Which Trees to Save? Industry Standards and Best Management Practices can help you make smart choices.
Is it Possible?
Recently a client was directed by a design review committee to “save as many trees as possible.” He came to me to ask what was possible. Fortunately there are industry standards to guide us.
The written standards and best management practices are voluntary. These are consensus standards representing scores of organizations like the USDA Forest Service, Davey Tree, ISA, ASLA and many others.
The standards and BMP’s help arborists and landscape architects decide when to hold ‘em and when to fold ‘em. Any tree can be saved given a big enough budget ($3 million for a Hong Kong Fig tree). The question isn’t what’s possible but what is feasible? What makes sense?
One of my favorite tools when deciding which trees to preserve is a 100 point evaluation guide in Fite’s BMPs. (p8) This guide helps me rate trees in eight categories that predict long-term survival or rapid decline.
General Conservation Suitability Worksheet
- Distance from Trunk to Root Cut/Fill
- Construction Tolerance by Species
- Age (Relative to typical lifespan)
- Distance from Trunk to Construction
- Soil Quality/Tolerance
- Species Desirability
This worksheet can save time by focusing your attention on the trees that are close calls. Using an electronic spreadsheet, you can quickly sort out which trees are sure to go and which are likely survivors.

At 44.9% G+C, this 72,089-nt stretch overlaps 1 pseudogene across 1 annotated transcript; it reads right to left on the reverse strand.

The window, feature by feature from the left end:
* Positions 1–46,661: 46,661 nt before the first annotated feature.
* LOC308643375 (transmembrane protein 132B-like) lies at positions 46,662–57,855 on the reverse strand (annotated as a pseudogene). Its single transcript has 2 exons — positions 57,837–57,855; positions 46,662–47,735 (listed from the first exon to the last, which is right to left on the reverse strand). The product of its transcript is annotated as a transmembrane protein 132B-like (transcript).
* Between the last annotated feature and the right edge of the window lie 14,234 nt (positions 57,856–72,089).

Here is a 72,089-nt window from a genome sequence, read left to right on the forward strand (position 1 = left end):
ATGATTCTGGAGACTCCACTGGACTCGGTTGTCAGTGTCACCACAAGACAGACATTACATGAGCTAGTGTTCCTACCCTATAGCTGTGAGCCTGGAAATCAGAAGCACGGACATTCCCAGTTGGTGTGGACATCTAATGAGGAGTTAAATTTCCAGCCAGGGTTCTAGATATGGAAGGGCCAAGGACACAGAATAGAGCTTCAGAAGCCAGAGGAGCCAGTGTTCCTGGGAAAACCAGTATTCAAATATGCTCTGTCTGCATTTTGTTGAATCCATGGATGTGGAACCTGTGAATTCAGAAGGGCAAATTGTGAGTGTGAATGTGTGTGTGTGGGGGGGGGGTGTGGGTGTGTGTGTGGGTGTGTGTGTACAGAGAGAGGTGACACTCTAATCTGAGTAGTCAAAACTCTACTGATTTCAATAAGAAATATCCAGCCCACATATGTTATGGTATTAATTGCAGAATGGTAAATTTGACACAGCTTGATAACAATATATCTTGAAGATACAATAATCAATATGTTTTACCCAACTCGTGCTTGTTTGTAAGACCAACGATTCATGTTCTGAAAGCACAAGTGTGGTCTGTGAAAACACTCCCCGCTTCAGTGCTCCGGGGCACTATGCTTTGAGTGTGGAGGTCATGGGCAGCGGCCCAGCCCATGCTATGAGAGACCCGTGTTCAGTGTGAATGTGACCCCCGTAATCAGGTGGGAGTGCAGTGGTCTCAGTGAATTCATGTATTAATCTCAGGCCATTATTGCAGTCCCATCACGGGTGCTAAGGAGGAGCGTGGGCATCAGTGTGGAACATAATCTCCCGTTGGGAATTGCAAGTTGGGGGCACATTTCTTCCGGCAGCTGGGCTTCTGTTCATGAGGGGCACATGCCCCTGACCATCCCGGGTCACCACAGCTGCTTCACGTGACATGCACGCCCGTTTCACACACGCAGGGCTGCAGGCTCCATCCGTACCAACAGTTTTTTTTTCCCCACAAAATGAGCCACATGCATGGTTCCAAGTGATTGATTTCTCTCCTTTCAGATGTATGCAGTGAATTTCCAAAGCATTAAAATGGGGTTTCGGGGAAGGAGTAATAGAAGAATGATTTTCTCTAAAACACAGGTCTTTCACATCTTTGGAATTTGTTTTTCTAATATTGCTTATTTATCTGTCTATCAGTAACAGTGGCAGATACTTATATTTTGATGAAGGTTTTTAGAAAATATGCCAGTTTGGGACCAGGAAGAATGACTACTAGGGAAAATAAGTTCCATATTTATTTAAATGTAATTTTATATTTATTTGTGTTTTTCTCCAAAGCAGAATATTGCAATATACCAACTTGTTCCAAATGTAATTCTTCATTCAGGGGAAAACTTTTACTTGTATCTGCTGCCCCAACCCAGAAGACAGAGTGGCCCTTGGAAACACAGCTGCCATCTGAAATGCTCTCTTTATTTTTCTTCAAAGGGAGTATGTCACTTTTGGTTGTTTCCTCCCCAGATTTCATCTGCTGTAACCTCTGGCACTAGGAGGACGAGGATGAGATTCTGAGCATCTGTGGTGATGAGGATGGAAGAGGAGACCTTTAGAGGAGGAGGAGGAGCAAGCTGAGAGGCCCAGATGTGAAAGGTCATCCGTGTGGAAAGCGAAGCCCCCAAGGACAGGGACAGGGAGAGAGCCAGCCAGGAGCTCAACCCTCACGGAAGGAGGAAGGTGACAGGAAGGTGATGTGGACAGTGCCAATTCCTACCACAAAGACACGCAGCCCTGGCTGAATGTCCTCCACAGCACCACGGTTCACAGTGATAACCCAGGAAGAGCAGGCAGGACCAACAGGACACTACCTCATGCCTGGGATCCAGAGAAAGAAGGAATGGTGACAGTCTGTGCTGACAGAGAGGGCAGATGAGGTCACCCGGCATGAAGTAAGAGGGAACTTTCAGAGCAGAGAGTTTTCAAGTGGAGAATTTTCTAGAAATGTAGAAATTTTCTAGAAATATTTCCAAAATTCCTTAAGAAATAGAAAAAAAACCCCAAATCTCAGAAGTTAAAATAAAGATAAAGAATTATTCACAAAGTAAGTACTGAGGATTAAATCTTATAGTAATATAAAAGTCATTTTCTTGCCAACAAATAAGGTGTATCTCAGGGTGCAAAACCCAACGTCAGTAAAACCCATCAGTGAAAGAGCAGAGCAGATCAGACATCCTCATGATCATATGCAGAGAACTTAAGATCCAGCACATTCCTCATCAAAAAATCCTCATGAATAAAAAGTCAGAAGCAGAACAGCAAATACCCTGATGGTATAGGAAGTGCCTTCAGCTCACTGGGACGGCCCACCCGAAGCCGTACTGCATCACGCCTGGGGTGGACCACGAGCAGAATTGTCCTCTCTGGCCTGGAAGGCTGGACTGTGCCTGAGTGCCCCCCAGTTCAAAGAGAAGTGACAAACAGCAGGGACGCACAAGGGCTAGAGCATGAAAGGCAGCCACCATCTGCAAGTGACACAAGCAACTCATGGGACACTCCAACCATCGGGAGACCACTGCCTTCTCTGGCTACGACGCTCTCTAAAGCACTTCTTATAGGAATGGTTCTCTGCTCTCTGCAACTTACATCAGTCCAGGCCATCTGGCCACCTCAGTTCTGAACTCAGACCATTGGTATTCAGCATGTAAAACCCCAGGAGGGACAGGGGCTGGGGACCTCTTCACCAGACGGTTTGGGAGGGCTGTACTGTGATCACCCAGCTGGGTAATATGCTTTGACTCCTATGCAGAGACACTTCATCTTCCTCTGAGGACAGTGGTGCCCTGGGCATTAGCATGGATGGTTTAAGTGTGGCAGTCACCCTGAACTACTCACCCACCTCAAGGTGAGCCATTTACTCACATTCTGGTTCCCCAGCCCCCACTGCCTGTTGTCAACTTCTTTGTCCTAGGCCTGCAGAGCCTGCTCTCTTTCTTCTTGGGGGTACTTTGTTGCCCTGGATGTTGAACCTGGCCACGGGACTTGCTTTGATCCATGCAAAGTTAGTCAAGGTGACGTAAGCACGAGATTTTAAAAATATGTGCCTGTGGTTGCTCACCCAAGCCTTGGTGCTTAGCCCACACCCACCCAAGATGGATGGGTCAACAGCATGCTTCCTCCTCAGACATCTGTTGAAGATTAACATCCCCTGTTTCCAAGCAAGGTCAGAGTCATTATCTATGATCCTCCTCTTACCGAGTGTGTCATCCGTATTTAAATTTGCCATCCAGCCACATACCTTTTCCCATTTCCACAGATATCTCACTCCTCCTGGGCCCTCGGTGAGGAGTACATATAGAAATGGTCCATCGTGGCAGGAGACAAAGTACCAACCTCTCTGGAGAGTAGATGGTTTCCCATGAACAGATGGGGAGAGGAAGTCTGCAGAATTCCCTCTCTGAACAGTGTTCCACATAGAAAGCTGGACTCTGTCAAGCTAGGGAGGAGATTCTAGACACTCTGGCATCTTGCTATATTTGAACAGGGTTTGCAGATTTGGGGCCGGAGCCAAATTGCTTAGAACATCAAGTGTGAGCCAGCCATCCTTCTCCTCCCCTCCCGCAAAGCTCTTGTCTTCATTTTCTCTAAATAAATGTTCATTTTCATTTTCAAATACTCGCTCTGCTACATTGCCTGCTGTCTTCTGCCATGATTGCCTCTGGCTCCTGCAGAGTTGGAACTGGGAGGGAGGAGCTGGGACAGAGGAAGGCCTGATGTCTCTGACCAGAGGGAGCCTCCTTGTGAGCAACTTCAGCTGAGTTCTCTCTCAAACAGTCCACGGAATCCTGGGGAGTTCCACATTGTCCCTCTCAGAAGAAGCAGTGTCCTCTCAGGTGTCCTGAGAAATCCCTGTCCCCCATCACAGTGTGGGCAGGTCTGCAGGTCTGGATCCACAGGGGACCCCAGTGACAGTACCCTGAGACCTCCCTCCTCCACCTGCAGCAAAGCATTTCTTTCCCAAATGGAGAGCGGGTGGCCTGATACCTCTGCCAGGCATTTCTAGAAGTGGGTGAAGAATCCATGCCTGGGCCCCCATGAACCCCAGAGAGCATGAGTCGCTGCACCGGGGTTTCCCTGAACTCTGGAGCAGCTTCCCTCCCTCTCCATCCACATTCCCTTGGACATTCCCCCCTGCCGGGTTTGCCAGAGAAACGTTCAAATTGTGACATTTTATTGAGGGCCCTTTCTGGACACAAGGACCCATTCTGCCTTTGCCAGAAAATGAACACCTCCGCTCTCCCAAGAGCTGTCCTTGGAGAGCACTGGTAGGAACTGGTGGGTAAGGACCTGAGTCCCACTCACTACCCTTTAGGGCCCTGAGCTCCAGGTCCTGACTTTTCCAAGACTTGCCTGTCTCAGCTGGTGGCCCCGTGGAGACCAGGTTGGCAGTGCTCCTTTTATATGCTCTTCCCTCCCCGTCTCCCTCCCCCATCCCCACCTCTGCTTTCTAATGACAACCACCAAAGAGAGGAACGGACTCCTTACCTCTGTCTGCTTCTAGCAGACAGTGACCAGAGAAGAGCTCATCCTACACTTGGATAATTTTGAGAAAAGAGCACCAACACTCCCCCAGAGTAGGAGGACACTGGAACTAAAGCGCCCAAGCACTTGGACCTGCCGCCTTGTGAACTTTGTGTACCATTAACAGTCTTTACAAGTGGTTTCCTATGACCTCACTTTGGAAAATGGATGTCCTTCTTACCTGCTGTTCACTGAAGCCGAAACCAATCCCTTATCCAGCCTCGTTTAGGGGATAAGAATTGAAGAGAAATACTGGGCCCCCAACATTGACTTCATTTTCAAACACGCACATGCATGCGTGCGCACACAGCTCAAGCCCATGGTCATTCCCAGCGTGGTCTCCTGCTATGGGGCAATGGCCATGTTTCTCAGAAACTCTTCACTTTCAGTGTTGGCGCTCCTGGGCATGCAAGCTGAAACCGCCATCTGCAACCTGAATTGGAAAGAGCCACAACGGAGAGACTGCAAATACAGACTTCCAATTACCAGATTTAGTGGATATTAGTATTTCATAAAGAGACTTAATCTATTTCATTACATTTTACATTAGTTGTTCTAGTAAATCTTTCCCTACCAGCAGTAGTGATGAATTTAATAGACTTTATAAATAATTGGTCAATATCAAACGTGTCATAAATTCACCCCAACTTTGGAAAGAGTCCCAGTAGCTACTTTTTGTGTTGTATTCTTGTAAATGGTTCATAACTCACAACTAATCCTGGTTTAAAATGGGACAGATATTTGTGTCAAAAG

General Conservation Suitability Worksheet + Plus Appraisal
By the time the arborist or landscape architect gets involved the engineer has probably already made the decisions that will determine the fate of most trees on the site. Trees growing in the footprint of proposed buildings and streets can’t be preserved in place and unless they are extremely valuable specimens, it seldom makes sense to move them.
A tree appraisal can help when deciding the feasibility of moving a tree or altering the site plan. An appraisal method like the Trunk Formula values a tree by taking into consideration all of the contributions a tree makes to a given site. If a tree is worth $200 that’s an easy decision. If a tree is worth $50,000 it deserves more scrutiny.
If the engineer or architect knew the value of the trees up front, it could help them design the site. I use AutoCAD to analyze the high value, close call trees like the cedar in the screen grab below.
Using Cad to examine is it possible?
Conservation Suitability Spreadsheets and CAD analysis are excellent guides to help owners, planners and designers decide what is feasible when it comes to tree preservation. But sometimes even experts can’t tell what will happen until you open the ground and see the roots.
It was feasible